Saturday, 14 July 2012

walking piece



I’ve worked myself up into a state of excited anticipation sending out a group email recently with details of Matthias Sperling’s Walking Piece, which I’m performing at Siobhan Davies Studios as part of the Footfall event tomorrow.  Walking Piece is an installation performance where a diverse group of performers come together to create a single-file loop that continuously circumnavigates the building, passing through a score of playful performative tasks along the way.

I got involved in the project for various reasons.  I was intrigued by its title. Walking is such an ordinary thing, most of us do it, usually without thinking about it. But when you do start thinking about it, it does become rather extraordinary. Walking is not just about moving, it is also about thinking, making a connection with place and site, and also communicating in a social context.


The other reason for getting involved is I recently created a site specific installation at the studios.  A group of three dancers walked up and down the staircase using the metal framework as a device to weave on (click here of details and see previous posts on this blog). I also used the outdoor staircase during the project, so the parallels with Matthias’ piece intrigued me. I am interested in the performance of craft, site responsive approaches to making and developing work and participation, so was curious to get an insight into his way of working. 

Ready Steady Stitch (bobbin lace) #3
Siobhan Davies Studios architectural plan for
staircase, thread & pins on foam
It’s my first time doing anything of this kind.  I did take off all my clothes for one of Spencer Tunick’s human installation a few years back, accompanied by 1000 other people, but it hardly compares.  It’s also been a while since I’ve taken a dance class. After 10+ rehearsals, Walking Piece does feel very familiar.  However, each time we’ve run through it at rehearsal, it feels like it is being reinvented.  This comes from having to perform tasks rather than remember sequences of actions and movements as we walk through the building. The meaning is in the moment, acting in the present rather than re enacting the past. It is a live exchange between the building, the performers and the audience, and I very much look forward to the ‘reinvention’ of the work happening tomorrow.  Performing Walking Piece throughout the day will be like performing it for the first time again, and again, and again…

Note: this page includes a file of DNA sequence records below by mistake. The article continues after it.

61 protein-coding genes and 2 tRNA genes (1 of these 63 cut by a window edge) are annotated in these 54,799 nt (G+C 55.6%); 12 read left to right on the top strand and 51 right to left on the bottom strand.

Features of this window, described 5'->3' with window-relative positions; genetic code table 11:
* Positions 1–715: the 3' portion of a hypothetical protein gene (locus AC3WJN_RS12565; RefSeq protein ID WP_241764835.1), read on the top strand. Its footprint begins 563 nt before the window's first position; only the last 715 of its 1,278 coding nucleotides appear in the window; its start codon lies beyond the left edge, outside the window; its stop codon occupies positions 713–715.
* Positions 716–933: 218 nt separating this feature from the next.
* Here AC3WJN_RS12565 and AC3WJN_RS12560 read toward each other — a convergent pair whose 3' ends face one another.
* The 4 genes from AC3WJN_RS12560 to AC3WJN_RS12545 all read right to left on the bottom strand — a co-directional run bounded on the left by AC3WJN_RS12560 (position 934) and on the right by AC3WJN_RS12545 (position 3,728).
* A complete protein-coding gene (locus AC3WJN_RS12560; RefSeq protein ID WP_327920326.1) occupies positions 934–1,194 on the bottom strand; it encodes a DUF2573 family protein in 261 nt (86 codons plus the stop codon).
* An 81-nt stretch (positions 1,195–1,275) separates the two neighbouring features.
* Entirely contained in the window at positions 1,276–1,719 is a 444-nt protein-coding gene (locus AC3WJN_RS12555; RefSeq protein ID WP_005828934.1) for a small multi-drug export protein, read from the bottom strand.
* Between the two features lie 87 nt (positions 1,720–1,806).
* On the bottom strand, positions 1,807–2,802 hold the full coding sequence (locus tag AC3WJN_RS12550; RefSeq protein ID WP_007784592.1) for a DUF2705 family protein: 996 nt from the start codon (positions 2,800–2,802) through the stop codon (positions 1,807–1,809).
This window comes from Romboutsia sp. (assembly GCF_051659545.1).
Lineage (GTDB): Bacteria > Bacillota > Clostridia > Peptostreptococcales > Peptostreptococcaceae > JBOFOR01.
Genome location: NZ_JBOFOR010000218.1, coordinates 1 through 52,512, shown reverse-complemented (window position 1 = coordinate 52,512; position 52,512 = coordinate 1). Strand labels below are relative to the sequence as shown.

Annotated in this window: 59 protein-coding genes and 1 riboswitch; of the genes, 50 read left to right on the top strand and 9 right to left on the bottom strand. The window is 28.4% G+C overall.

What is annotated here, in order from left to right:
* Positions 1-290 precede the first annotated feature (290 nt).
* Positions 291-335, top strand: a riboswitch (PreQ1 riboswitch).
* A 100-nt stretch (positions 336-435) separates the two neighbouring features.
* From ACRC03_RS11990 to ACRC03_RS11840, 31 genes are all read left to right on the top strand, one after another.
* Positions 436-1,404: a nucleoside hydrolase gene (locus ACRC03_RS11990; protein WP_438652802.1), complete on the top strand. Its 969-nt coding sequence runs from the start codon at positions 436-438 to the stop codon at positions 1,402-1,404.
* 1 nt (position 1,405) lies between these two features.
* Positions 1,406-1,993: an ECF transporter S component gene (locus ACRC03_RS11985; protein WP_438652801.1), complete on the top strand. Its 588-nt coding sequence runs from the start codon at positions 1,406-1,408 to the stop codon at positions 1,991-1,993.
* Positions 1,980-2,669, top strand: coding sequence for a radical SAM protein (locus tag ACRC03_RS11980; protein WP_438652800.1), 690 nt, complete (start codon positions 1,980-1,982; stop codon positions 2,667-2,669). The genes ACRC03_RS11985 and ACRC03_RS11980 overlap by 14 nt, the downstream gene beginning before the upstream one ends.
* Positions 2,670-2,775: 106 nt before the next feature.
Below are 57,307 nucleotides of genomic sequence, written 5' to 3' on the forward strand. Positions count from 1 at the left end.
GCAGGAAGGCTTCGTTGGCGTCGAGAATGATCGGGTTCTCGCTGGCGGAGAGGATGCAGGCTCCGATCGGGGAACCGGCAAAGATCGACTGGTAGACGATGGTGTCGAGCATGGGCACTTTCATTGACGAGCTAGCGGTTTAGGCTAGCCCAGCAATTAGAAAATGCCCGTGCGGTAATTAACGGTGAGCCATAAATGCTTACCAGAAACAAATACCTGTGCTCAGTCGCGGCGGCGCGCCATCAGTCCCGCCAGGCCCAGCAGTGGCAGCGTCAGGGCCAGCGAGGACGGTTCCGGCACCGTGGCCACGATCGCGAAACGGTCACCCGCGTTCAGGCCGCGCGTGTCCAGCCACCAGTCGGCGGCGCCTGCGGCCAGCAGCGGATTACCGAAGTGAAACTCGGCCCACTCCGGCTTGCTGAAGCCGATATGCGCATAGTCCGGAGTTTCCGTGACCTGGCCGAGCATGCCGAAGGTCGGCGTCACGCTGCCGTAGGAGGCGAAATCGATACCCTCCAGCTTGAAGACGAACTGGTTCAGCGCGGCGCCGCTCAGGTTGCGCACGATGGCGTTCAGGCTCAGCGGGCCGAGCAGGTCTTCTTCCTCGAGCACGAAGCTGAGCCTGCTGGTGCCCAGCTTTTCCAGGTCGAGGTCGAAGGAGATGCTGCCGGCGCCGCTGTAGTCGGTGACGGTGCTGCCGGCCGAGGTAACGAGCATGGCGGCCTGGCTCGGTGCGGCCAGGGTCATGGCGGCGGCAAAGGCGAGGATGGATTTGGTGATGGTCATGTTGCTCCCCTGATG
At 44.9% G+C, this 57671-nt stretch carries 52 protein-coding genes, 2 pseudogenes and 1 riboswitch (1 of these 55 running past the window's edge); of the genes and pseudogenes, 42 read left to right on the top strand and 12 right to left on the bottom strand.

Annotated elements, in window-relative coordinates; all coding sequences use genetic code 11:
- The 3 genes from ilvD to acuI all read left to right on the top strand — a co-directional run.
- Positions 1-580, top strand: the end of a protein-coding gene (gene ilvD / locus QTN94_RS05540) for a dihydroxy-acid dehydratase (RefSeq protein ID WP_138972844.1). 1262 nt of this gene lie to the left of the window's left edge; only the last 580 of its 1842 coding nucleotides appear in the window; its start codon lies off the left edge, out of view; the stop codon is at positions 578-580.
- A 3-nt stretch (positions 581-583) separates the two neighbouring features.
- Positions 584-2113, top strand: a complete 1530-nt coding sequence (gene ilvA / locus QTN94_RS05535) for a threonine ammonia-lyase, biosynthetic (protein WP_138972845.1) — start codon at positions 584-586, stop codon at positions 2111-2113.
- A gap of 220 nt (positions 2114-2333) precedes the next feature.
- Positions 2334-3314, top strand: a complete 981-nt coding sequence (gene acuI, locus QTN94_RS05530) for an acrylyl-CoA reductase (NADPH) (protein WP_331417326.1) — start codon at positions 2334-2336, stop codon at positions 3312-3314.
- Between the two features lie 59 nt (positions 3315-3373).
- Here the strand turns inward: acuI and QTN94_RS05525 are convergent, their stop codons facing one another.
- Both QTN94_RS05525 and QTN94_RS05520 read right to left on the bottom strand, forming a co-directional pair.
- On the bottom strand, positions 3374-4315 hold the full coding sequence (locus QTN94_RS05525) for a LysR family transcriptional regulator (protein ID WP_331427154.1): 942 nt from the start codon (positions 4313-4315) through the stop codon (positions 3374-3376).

This is a radical approach for a maker, and I love it!  It resonates with my own practice where I consider the process as much as product, and prompt social interaction through making rather than simply looking at art.  In Walking Piece, the social dimension of the work is essential.  The tasks become meaningless without interaction from others and become almost impossible to perform.

It’s been fascinating to see Matthias at work, and see how he has shaped the piece over the few weeks of rehearsals, responding to how we performed the tasks and then tweaking his instructions to us on what our intentions might be when performing these.  Much food for thought…  I’ve truly taken my head as well as my feet for a walk, and gained trim legs in the process!

Desire Line #3, 2011
jute twine
site specific installation piece in Fermynwoods, 2011





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